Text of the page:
I have found even more fascinating facts about this festive time.
- In the U.S.A, the Rockefeller Center tree is located at Rockefeller Center, west of Fifth Avenue from 47th through 51st Streets in New York City and dates back to the Depression era.
- The first tree at Rockefeller Center was placed in 1931 and was a small unadorned tree placed by construction workers at the centre of the construction site. Two years later, another tree was placed there, this time with lights.
- The tallest tree displayed at Rockefeller Center arrived in 1948 and was a Norway Spruce that measured 100 feet tall and hailed from Killingworth, Connecticut.
- Between 1887-1933 a fishing schooner called the Christmas Ship would tie up at the Clark Street bridge and sell spruce trees from Michigan to the people of Chicago.
- In 1912, the first community Christmas tree in the United States was erected in New York City.
- In 1923, President Calvin Coolidge started the National Christmas Tree Lighting Ceremony now held every year on the White House lawn.
- In 1963, the National Christmas Tree was not lit until December 22nd because of a national 30-day period of mourning following the assassination of President Kennedy.
- Since 1966, the National Christmas Tree Association has given a Christmas tree to the President and first family.
- In 1979, their National Christmas Tree was not lit except for the top ornament in honour of the American hostages in Iran.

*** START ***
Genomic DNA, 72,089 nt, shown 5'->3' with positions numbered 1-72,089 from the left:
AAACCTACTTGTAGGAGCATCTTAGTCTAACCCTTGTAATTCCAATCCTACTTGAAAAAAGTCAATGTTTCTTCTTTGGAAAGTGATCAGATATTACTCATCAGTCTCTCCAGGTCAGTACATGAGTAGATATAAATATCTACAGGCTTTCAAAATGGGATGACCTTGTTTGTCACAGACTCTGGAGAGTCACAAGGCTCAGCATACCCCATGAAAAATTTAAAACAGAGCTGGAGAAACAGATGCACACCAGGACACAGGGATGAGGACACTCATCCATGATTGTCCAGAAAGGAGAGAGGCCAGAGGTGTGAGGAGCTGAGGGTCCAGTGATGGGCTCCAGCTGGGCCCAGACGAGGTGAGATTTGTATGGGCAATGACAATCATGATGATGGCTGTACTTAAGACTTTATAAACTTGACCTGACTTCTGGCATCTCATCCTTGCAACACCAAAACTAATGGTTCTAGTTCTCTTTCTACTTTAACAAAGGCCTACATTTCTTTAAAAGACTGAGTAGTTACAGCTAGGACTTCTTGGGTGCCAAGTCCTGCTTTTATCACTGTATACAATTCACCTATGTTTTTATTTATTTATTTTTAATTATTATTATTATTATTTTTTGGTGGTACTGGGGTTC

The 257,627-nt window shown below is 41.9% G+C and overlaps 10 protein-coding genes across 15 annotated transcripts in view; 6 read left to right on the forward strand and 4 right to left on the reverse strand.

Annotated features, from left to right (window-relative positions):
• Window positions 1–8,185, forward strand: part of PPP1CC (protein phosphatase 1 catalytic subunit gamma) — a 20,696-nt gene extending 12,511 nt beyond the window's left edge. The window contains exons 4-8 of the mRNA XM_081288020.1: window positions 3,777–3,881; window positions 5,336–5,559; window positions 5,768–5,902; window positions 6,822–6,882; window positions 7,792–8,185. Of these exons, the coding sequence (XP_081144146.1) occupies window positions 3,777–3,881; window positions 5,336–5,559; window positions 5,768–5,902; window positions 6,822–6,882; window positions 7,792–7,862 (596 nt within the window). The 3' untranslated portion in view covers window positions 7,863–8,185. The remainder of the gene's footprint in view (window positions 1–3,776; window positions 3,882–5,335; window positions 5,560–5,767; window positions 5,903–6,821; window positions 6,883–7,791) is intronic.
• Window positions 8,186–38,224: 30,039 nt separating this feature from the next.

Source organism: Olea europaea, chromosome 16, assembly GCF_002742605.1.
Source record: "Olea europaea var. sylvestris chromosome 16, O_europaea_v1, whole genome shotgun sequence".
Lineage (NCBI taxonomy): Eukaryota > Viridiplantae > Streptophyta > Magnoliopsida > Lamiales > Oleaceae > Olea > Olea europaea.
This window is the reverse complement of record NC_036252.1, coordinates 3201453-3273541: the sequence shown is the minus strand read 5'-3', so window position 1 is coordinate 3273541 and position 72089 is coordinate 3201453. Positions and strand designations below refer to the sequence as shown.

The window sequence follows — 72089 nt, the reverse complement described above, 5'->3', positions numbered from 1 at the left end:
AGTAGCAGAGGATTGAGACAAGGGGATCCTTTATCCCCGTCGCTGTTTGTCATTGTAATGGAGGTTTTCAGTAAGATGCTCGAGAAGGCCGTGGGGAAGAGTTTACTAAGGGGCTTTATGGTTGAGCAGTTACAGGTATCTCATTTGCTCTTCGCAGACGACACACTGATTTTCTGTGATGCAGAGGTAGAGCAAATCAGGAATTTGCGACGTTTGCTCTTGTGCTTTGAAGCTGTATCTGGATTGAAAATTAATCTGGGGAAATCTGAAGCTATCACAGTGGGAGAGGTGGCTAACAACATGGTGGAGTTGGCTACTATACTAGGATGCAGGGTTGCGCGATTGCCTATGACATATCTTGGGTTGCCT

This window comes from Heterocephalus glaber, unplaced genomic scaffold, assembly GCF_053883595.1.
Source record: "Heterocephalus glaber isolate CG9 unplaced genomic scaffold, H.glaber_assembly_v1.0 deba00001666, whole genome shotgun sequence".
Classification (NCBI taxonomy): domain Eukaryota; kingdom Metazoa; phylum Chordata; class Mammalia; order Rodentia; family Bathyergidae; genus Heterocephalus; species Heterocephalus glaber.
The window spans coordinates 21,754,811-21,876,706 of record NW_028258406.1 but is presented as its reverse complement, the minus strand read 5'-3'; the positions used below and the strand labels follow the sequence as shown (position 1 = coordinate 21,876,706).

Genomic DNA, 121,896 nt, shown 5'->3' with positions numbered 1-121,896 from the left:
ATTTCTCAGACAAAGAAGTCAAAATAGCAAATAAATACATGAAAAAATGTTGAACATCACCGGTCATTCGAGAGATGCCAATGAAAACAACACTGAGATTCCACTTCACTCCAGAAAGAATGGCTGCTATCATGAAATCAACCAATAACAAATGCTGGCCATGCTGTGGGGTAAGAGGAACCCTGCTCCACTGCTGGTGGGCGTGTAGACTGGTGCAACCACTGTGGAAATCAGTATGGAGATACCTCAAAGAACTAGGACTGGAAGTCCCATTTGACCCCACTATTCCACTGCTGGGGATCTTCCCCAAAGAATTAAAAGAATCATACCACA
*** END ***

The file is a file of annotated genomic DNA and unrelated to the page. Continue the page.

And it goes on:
- Christmas trees generally take six to eight years to mature.
- The tallest living Christmas tree is believed to be the 122-foot, 91-year-old Douglas fir in the town of Woodinville, Washington.
- Most Christmas trees are cut weeks before they get to a retail outlet.
- In the past, other types of trees such as cherry and hawthorns were used as Christmas trees.
- It is said that Thomas Edison’s assistants came up with the idea of electric lights for Christmas trees.
- Teddy Roosevelt banned the Christmas tree from the White House for environmental reasons.
- At one time, tinsel was banned because it contained lead. Now it is made of plastic.
- In the first week, a tree in your home will consume as much as a quart of water per day.
- You should never burn your Christmas tree in the fireplace, as it can contribute to a build-up of creosote.
I watched a video recently showing where a cat had somehow managed to get its head stuck inside a tin can and could not get out. A man freed the cat, but found it was not wearing a collar so was saying to people nearby how he thought the cat was probably wild. My immediate thought was “wild – I expect it was absolutely furious!”